DONUM DEI ALBUM LAUNCH, BELFAST EMPIRE
W/STRANGLE WIRE, KETOS & NO GREAT LOSS
Tonight has been a long time in the making - seven years, to be exact. Seven years since a bunch of metal-loving schoolboys got together with the idea of forming their own band, writing some tunes and maybe even playing some gigs one day. Fast forward to March 2018 and those boys, now determined young men, are seeing the culmination of a dream: headlining the Belfast Empire, to launch their debut album Contribute to Chaos. For Donum Dei, it’s finally time.
To help make the launch a real party, they’ve brought along some friends to play their own tunes, and as if to indicate the rude health of the local scene, the three support acts are as diverse as any festival bill you’d care to see. First up, young hardcore knuckleheads No Great Loss take to the task of warming up the stage with gusto, along with plenty of posturing and attitude. Co-vocalists Gavin Brown and Paul Docs bounce off each other brilliantly, sharing the lead and occasionally exchanging fleeting delighted grins. It takes around six seconds before Brown decides the stage is far too small for their antics, and he’s on the floor with the punters, screaming in their faces and pacing the floor like a caged lion. He then puts his mic lead to the test, heading towards the centre of the room before clambering up the balcony to the side of the stage. Docs, although not as inclined to go for a dander (although he does jump offstage towards the end, along with guitarist Darren), still manages to pack a hell of a punch with his tightly coiled bravado and furiously spat vocals. A brash, confrontational and highly enjoyable set.
Promptly fifteen minutes later, melodic thrash newcomers Ketos take to the stage and immediately submerge the crowd in a barrage of noise, all wailing guitars and savage vocals. Frontman Pete Crenshaw (who provides guest vocals on one of the tracks on the Donum Dei album) cuts a daunting figure as he screams, roars, contorts himself around the tiny stage and even clean sings at times; his vocal range is truly impressive, as is his ability to chat to the crowd but not blather on unnecessarily. Ketos are known for putting on passionate and rousing shows and tonight is no exception; each track holds the crowd’s attention throughout and their set goes by in the blink of an eye – always a sign of a great band.
And now, as the saying goes, time for something completely different…although a relatively new concern, the members of old school death metal band Strangle Wire are veterans of the scene, and it shows in their dedication and musical chops. Hitting the stage and wasting no time in releasing a wave of instant ferocity, theirs is an all-out aural assault, complete with staccato beats, breakneck speed and riffs that threaten to knock holes in the walls. Frontman Pete Clarke is in a class all his own: with the deepest roar this side of the Irish Sea, he stares balefully around the room, all wild hair and even wilder eyes, in a pugnacious stance that looks for all the world like he’s about to break into the haka, or at the very least crack your skull. An exemplary death metal set.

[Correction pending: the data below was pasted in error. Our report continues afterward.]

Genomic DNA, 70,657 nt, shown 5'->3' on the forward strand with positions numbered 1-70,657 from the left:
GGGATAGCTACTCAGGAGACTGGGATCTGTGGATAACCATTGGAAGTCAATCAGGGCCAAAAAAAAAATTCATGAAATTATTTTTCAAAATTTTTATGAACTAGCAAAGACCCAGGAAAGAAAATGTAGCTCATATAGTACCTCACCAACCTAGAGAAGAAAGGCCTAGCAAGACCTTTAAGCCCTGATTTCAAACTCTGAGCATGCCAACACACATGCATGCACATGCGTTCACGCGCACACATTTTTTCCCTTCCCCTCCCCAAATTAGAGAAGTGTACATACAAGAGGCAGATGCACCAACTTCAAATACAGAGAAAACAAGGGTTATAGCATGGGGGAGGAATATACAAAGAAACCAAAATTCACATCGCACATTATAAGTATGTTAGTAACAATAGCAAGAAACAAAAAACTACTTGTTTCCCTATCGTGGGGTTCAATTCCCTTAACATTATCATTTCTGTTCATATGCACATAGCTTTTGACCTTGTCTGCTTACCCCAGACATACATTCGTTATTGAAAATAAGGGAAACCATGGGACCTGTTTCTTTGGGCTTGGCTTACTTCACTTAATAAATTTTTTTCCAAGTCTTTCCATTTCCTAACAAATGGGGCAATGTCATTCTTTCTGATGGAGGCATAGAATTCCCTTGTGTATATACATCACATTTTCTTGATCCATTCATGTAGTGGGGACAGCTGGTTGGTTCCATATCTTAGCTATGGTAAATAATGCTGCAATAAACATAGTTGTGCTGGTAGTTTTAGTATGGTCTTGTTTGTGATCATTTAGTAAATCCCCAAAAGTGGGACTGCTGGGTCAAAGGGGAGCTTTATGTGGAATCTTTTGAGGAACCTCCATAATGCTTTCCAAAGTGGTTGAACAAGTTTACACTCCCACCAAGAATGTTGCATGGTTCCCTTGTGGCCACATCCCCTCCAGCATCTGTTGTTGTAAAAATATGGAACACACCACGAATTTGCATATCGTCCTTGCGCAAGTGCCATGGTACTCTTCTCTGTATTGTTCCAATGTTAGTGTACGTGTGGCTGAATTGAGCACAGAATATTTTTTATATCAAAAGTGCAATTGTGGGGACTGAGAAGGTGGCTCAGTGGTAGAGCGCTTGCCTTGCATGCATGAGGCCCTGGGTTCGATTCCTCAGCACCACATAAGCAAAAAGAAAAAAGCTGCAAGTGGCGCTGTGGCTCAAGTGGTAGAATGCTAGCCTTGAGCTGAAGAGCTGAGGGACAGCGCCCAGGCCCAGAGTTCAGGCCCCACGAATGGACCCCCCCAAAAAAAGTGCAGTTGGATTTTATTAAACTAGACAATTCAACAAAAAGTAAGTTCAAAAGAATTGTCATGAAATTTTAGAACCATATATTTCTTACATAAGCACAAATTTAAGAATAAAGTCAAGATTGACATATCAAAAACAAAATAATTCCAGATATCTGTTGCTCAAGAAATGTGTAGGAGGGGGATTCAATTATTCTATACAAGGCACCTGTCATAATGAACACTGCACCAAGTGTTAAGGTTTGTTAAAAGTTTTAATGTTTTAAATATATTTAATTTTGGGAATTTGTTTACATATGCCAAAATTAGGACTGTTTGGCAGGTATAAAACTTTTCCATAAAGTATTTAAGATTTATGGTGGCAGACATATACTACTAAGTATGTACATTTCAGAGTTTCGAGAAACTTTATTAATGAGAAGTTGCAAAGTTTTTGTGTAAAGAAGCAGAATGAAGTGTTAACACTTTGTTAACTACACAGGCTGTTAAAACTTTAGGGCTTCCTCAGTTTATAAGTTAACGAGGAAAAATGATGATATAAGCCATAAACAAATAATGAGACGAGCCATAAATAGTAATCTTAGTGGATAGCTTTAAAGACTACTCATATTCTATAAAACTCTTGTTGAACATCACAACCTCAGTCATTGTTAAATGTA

For those that have been in the scene for the last half dozen or so years, seeing headliners Donum Dei grow in both confidence and ability has been one of the highlights of that time, and tonight sees the culmination of that. As they file onstage one by one, to huge cheers from the crowd, their excitement is palpable; an already shirtless Thomas Marshall seems almost unable to contain his fizzing energy, almost jumping out of his skin as he kicks, punches and leaps his way around the stage. ‘Murder and Mayhem’ sees riffs flying everywhere, as well as some impressively furious headbanging: there will be some sore necks tomorrow!
“The more you give us, the more we’ll give you! How does that sound?” Marshall enthuses before they launch into ‘False Hope’, which then leads into the hugely popular ‘Justice Fails’, all sinuous, almost bluesy riffs and pummelling drums. ‘Torture (Makes Them Speak)’ sees the return of Ketos’ Pete Crenshaw, while ‘courage From Within’ (“the hardest song we’ve ever written” jokes Marshall) ends with the temporarily knackered frontman briefly lying on the stage to recover from the effort, much to the amusement of the crowd (and our resident photographer!). They close their set with the vitriolic ‘Contribute to Chaos’, the track that is closest to their simpler, thrashy roots, and thank the crowd with sweaty sincerity and huge smiles.
The best thing about a band like Donum Dei is that it’s clearly a collaborative effort. Each member is talented, each gets to show that talent proudly onstage, from solos to backing vocals to some frankly outstanding drumming and, of course, Marshall’s charismatic vocal performances. Although there were a few technical issues tonight – Marshall broke a guitar string halfway through their set but soldiered on regardless, while guitarist Stuart McLoughlin seemed to be struggling with his instrument (possibly a battery pack issue?), they banded together and pulled a blinder out of the bag. Whereas before there was a certain youthful and innocent exuberance, now there are four young men filled with deadly intent and the talent to match. Seven years coming? Totally worth it.
Review by Melanie Brehaut